Following on from my last posting regarding using native C/C++ on the mbed I have found that I currently cannot get output via the standard CMSIS ITM_SendChar function as used in the Cortex-M hard fault handler (I am currently in dialog with the guys at ARM trying to resolve this).
In the standard mbed environment, the mbed can communicate with a host PC through a “USB Virtual Serial Port” over the same USB cable that is used for programming using printf(), e.g.
To achieve the same output, an mbed SerialPC object can be defined, e.g.
Serial pc(USBTX, USBRX); // tx, rx
Currently, with a native minimal project, the semi-hosting of printf is not supported. This can be overcome by “re-targeting the project”, so I’ll cover that in the future, but for now the is a simple way of getting basic user I/O.
User I/O via UART0
Luckily for us, if we push characters out over the UART0 serial interface they are transmitted via the same channel that the mbed SerialPC uses. To test this out I quickly (using the best agile techniques of course) put together a very basic UART driver.
As with many peripherals most of the work goes into getting the device initially configured. using CMSIS defines, the following code sets UART0 up for 9600 baud, 8–bits, No parity, 1 Stop bit (9600/8/N/1) based on a 25MHz Peripheral Clock.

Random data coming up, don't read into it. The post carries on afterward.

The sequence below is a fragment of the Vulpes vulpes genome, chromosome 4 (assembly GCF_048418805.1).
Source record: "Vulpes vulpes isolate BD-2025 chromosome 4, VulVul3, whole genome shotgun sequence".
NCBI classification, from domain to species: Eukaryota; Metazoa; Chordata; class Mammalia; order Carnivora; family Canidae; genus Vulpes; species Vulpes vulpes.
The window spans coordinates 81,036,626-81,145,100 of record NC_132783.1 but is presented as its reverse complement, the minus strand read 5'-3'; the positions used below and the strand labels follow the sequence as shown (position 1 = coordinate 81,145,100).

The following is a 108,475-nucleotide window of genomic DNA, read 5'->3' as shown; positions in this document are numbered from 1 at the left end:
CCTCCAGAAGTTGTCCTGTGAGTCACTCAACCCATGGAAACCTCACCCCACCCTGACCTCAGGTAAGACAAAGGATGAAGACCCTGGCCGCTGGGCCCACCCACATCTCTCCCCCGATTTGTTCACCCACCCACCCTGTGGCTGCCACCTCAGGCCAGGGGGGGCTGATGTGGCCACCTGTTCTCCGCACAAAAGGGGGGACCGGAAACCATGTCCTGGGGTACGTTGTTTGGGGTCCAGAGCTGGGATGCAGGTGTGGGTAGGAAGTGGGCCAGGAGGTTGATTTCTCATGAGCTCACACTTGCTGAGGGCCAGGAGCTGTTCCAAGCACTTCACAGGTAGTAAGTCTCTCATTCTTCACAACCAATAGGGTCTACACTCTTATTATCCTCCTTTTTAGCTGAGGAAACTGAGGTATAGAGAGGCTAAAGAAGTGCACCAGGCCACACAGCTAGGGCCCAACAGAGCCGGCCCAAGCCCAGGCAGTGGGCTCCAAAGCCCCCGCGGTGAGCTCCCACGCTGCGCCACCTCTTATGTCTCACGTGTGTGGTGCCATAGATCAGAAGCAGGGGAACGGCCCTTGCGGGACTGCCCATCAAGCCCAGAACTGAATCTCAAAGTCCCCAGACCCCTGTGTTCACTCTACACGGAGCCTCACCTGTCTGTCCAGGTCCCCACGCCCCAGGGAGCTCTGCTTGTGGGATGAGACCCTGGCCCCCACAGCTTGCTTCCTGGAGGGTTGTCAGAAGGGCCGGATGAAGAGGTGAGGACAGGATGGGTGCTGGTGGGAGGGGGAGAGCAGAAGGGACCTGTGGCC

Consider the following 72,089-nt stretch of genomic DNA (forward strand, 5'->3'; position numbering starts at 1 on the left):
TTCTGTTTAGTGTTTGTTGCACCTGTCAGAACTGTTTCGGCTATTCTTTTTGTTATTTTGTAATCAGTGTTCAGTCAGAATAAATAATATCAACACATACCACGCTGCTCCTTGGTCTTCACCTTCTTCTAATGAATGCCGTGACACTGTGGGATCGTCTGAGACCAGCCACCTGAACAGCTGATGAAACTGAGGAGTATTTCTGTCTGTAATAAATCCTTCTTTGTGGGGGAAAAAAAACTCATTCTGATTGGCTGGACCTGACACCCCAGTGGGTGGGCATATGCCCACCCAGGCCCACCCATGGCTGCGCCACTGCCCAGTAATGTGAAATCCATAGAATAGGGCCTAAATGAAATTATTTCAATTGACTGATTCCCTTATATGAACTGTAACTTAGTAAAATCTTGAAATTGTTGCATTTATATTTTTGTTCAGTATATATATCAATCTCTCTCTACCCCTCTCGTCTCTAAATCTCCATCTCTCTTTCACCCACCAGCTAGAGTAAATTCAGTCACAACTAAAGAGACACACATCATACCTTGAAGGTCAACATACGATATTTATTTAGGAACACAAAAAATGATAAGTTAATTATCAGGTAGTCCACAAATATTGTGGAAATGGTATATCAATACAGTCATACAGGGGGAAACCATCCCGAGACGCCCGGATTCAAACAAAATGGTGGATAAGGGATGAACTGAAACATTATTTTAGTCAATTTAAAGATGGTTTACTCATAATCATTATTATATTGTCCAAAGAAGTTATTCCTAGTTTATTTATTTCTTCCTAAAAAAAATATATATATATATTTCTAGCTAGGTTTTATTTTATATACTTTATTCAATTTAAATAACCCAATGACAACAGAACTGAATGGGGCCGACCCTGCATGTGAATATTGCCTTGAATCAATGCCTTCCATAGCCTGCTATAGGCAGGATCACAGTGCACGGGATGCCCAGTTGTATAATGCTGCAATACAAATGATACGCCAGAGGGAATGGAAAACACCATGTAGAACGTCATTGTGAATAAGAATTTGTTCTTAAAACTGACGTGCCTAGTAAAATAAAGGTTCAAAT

Once the UART is configured we can then simply send and receive characters:
Finally we need a main to test our the code:
Note the use of “\n\r” to generate a carriage-return & line-feed.
My work PC sees the mbed Serial Port as COM8:
Once I’ve configured Tera Term and run the program, I get the following output:
So there you go, simple user I/O on the mbed-native.
One final thing, if, like me, you use Tera Term in VT mode, then you can use the ‘good old’ VT100 ESC sequences, for example:
putstring0(“33[2J”); // VT100 Erase screen
putstring0(“33[H”); // VT100 set cursor to HOME (0,0)
putstring0(“33[32m”); // VT100 set colour to green – cool
Niall has been designing and programming embedded systems for over 30 years. He has worked in different sectors, including aerospace, telecomms, government and banking.
His current interest lie in IoT Security and Agile for Embedded Systems.
Latest posts by Niall Cooling (see all)
- An Introduction to Docker for Embedded Developers – Part 2 Building Images - October 12, 2017
- An Introduction to Docker for Embedded Developers – Part 1 Getting Started - September 7, 2017
- ‘Abusing’ the C switch statement – beauty is in the eye of the beholder - February 2, 2017